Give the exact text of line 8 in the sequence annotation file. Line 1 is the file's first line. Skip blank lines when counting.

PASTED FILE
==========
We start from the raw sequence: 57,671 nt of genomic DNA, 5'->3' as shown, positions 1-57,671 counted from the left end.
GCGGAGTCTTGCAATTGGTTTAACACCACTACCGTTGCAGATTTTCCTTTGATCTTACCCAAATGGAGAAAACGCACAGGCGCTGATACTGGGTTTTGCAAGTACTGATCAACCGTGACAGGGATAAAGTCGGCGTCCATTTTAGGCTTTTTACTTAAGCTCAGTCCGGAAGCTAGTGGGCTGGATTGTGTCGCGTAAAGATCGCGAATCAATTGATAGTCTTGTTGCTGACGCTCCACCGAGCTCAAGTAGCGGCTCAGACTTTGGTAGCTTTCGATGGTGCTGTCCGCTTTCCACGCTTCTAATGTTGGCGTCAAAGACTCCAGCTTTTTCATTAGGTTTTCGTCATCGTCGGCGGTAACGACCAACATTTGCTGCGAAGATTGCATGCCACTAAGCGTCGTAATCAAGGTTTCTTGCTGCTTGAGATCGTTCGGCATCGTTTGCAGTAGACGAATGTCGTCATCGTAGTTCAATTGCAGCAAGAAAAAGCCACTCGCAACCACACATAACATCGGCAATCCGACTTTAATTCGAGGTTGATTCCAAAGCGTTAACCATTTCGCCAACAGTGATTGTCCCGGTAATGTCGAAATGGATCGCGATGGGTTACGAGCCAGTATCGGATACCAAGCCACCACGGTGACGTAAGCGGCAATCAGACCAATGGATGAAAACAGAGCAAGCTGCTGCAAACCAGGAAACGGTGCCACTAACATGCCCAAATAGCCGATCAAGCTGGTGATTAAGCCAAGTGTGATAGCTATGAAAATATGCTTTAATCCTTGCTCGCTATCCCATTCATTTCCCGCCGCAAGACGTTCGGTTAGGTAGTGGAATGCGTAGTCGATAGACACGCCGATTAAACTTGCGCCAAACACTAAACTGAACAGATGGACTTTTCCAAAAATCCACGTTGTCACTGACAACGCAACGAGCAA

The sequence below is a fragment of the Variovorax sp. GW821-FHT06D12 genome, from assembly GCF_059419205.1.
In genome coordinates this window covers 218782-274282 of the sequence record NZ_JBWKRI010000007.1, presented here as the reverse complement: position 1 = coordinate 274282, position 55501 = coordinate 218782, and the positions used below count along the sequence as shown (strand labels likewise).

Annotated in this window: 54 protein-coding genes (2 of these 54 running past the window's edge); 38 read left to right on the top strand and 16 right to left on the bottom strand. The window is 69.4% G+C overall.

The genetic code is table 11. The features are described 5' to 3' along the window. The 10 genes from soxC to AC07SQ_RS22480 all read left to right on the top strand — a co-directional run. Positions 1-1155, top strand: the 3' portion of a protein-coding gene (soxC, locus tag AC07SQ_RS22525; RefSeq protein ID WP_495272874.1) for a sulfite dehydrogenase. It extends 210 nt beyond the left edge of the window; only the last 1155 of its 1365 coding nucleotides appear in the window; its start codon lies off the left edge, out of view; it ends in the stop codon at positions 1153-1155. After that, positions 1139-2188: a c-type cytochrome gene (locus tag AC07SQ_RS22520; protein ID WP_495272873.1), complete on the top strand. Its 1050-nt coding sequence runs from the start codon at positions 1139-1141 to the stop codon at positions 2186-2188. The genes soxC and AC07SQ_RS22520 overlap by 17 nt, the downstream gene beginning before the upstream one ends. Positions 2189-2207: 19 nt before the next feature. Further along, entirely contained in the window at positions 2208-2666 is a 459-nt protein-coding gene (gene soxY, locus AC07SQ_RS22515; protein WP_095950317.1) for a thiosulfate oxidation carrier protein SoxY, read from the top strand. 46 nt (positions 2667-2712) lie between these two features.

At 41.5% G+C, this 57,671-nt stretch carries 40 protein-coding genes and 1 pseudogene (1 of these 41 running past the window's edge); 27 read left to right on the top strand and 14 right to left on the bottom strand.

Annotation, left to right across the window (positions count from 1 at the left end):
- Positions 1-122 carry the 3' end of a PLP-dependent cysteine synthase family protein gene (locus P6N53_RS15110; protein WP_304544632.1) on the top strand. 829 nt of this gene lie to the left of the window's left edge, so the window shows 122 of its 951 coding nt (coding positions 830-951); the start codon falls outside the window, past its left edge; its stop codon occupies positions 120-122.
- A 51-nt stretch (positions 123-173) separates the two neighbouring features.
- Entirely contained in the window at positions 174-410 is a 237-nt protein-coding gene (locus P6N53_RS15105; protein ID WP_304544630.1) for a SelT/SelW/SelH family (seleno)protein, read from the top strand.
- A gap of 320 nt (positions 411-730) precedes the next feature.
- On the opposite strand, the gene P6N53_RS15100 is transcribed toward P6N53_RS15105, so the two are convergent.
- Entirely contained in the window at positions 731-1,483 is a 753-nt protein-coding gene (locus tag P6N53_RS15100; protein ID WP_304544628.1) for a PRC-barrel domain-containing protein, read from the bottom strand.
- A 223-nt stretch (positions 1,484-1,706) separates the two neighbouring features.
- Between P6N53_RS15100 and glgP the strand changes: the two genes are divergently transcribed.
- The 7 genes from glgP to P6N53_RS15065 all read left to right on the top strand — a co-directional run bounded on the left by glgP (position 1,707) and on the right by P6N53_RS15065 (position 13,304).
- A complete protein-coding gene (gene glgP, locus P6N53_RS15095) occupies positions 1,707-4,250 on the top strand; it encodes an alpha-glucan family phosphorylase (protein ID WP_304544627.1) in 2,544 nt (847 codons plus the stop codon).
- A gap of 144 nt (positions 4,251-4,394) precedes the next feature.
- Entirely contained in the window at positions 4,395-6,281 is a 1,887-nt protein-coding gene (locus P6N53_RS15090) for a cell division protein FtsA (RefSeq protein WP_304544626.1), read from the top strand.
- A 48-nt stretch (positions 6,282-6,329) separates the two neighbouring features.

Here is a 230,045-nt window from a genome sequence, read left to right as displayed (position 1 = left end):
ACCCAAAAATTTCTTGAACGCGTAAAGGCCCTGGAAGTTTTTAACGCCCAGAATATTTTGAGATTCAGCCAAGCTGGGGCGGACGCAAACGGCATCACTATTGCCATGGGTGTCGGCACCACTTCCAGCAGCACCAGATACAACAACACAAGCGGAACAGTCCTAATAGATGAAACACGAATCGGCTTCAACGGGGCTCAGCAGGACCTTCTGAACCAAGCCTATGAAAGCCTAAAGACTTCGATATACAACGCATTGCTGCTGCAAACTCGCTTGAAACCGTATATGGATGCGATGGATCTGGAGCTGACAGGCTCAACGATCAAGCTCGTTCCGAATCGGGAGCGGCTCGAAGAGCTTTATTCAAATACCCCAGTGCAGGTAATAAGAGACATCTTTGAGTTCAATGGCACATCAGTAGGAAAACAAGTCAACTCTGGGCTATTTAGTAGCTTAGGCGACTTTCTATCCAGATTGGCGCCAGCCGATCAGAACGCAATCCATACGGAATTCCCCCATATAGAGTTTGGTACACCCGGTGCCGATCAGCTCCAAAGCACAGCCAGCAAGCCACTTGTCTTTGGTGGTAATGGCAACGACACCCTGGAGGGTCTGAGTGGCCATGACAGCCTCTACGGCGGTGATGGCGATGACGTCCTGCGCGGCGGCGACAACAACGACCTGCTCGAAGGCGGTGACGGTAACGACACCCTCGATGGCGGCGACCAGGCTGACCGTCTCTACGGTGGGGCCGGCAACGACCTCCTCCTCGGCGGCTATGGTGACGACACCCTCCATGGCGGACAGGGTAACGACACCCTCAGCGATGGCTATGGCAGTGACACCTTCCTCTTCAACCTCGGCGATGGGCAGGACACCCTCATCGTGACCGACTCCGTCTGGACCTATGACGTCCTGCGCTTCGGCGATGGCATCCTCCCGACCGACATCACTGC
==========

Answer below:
Annotation, left to right across the window (positions count from 1 at the left end):